Operation bikini (Live Well)
Operation Bikini is officially underway. The evidence for this includes the swelling number of column inches in the press this month and the prominence of new diet publications on the bookstore shelves.
Losing weight is one of the biggest preoccupations of people in the Western world and has made the diet industry decidedly fatter in the wallet. But with so much contradictory information and a seemingly infinite number of diet plans to choose, how best to prepare for Operation Bikini!?
When patients have come to me for losing weight, they have usually tried—and failed—a number of structured and unstructured regimens. There are many reasons why. Often times though, I notice that people have kept to a prescribed diet for a period of time but then fail, sometimes in spectacular fashion - either because they just got tired of the discipline or they simply lost the plot. Sometimes an unexpected life-event crops up and the whole carefully planned diet structure falls apart.
Consistent dieting is one of the most challenging undertakings because it forces you to change so many things about your daily life at the same time – what you eat, when you eat, how much you eat, what you buy, what you avoid, what exercise you do, how much you sleep, what to drink and what not to drink. It should come as no surprise therefore that this can be taxing for the mind and puzzling for the body which has been accustomed to eating/sleep/drinking/exercising in a different way.
Let’s look at weight loss as a two-part challenge: physical and mental. As there is so much conflicting advice on how to best manage the physical part, I always suggest sticking to universal truths. The three pillars of any effective diet will involve what you eat and drink, how many calories you expend and the design of your particular body. The last one is the wildcard as, quite simply, everybody’s body is unique. Genetics may play a role in how effectively you can change your body shape but you do have control over the first two. Broadly speaking, the amount of calories you take in should “match” the amount you burn off. Every activity – even breathing – burns off calories, but that activity requires fewer calories than running a marathon. So a good look at your lifestyle and habits is essential for any weight program to be effective.
During a period of weight loss you would logically want to increase the amount of calories you burn and/or decrease the amount of calories you consume. That is why exercise is an essential part of dieting. But that doesn’t necessarily mean that you have to join a gym and throw yourself fully into “formal” exercise. There are loads of ways to incorporate exercise into your daily life, from walking up a flight of stairs or pacing more briskly to swimming in the sea or gardening. Gyms are great of course, but unless you find one that you like and that is convenient for you, it’s unlikely that you will go for very long. Unless… your motivation is high. Here is where the mental game comes into play.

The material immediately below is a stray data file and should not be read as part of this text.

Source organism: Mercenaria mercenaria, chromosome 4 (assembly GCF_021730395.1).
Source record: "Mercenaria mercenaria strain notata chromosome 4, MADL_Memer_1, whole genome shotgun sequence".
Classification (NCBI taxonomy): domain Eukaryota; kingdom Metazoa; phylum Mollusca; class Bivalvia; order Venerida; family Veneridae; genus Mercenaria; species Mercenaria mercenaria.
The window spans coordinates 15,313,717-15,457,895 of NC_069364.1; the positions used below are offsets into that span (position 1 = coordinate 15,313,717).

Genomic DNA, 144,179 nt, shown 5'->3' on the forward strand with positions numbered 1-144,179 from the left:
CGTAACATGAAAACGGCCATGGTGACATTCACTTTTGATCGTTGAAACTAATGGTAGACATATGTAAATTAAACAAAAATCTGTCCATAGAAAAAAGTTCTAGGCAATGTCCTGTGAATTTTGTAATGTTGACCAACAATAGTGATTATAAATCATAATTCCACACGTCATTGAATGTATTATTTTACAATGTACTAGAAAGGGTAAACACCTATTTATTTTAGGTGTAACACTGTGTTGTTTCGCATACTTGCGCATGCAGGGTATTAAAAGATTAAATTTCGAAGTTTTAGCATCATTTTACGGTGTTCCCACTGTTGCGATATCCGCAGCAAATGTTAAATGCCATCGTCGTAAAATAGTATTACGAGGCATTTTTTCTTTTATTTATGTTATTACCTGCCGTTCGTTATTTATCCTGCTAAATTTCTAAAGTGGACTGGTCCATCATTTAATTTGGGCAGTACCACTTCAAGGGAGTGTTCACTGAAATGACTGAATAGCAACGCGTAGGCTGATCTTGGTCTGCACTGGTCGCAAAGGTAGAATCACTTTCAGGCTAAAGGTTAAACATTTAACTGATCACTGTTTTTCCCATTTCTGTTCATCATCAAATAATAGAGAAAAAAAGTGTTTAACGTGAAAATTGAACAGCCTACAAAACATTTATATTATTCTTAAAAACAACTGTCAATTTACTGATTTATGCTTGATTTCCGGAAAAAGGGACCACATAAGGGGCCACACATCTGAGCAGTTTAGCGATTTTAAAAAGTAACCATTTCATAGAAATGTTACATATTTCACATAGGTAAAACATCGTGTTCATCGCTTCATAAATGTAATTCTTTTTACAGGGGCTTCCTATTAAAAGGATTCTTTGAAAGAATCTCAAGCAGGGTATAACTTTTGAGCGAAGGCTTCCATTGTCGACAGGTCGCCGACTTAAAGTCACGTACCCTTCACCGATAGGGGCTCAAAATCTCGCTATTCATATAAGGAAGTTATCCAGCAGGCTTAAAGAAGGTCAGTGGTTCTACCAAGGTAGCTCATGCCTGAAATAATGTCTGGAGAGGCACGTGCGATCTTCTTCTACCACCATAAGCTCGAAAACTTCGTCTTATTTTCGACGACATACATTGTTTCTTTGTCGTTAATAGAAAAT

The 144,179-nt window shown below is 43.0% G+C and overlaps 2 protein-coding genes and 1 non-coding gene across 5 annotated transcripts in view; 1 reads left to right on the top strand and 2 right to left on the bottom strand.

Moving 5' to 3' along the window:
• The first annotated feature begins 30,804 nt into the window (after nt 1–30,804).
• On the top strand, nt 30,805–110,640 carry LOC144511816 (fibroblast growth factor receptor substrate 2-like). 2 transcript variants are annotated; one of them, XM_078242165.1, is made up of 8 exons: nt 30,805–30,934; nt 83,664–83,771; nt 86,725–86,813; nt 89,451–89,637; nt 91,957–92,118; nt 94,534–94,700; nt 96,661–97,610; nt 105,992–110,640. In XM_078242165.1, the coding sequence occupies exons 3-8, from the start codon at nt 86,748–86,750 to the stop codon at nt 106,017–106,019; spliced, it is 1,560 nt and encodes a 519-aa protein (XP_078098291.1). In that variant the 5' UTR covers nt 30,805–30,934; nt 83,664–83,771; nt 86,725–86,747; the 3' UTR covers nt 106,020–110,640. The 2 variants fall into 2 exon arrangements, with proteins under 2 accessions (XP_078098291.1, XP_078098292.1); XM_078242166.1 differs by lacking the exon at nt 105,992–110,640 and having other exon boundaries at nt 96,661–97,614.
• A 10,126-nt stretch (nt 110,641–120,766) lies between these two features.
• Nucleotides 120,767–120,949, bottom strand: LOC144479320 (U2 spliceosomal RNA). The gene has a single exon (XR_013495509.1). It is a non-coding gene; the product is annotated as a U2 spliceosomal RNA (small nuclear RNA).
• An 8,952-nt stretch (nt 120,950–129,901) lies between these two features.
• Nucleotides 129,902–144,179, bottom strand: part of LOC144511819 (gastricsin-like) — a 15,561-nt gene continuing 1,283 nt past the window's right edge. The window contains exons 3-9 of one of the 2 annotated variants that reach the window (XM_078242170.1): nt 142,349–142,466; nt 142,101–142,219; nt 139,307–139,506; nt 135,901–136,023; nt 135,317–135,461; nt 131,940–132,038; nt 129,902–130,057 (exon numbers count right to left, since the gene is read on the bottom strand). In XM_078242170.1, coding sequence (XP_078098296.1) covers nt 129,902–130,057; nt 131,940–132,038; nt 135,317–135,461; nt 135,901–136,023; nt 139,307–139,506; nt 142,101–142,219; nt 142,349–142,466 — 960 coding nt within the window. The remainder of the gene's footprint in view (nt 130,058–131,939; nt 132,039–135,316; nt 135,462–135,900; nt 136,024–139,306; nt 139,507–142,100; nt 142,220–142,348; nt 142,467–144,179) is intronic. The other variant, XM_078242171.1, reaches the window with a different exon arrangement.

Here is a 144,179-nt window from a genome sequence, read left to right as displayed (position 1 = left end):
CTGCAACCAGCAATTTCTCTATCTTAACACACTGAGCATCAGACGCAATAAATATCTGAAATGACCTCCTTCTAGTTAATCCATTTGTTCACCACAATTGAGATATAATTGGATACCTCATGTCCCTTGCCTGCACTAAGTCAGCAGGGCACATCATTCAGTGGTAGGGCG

As I’ve mentioned in earlier columns, motivation is key to achieving any kind of real change. With weight loss, motivation can come from “inside” or “outside” you. By “inside,” I’m referring to your own desire to make changes to your body - be lighter, have a different shape, be stronger. By “outside” I’m referring to things like a partner who has told your how much more they would fancy you if you dropped a few kilos, or making efforts to fit into that dress before the dreaded reunion, or more imposingly, a stern warning from the doctor that you had better to lose weight or else…
As you may have surmised, it’s easier to be motivated if the reasons are truly your own rather than someone else’s. But you can effectively lose weight in either case. The key in winning the mental game is focusing on the reasons why losing weight be will beneficial to you. One question I always ask patients is what they will be able to do at the desired weight that they cannot do now. The answers are as varied as the people who come to see me. Maybe it will be to fit into certain clothes, maybe to look better on the beach, maybe to be able to run for the bus and not break a sweat, maybe, simply, to feel better about themselves. Some people feel embarrassed that their goals are purely aesthetic, but if this is their key motivator then it is perfect. From the point of view of motivation, there are no answers which are any better or more worthy than any others – the only thing that is important is how much it means to you and how much you want that situation. With hypnotherapy, visualization allows people to “picture” themselves in different situations at the desired weight, doing the things they want to do, and to feel those terrific feelings of having achieved something. This kind of visualization and the feelings of well-being are strong motivators in moments of weakness.
So when it comes to dieting, there are many ways to make the process more palatable. Incidentally Taiwanese researchers have recently released a study which concludes that shopping is good exercise and may even lead to longer life. So as you can see, there is more than one way to skin a cat.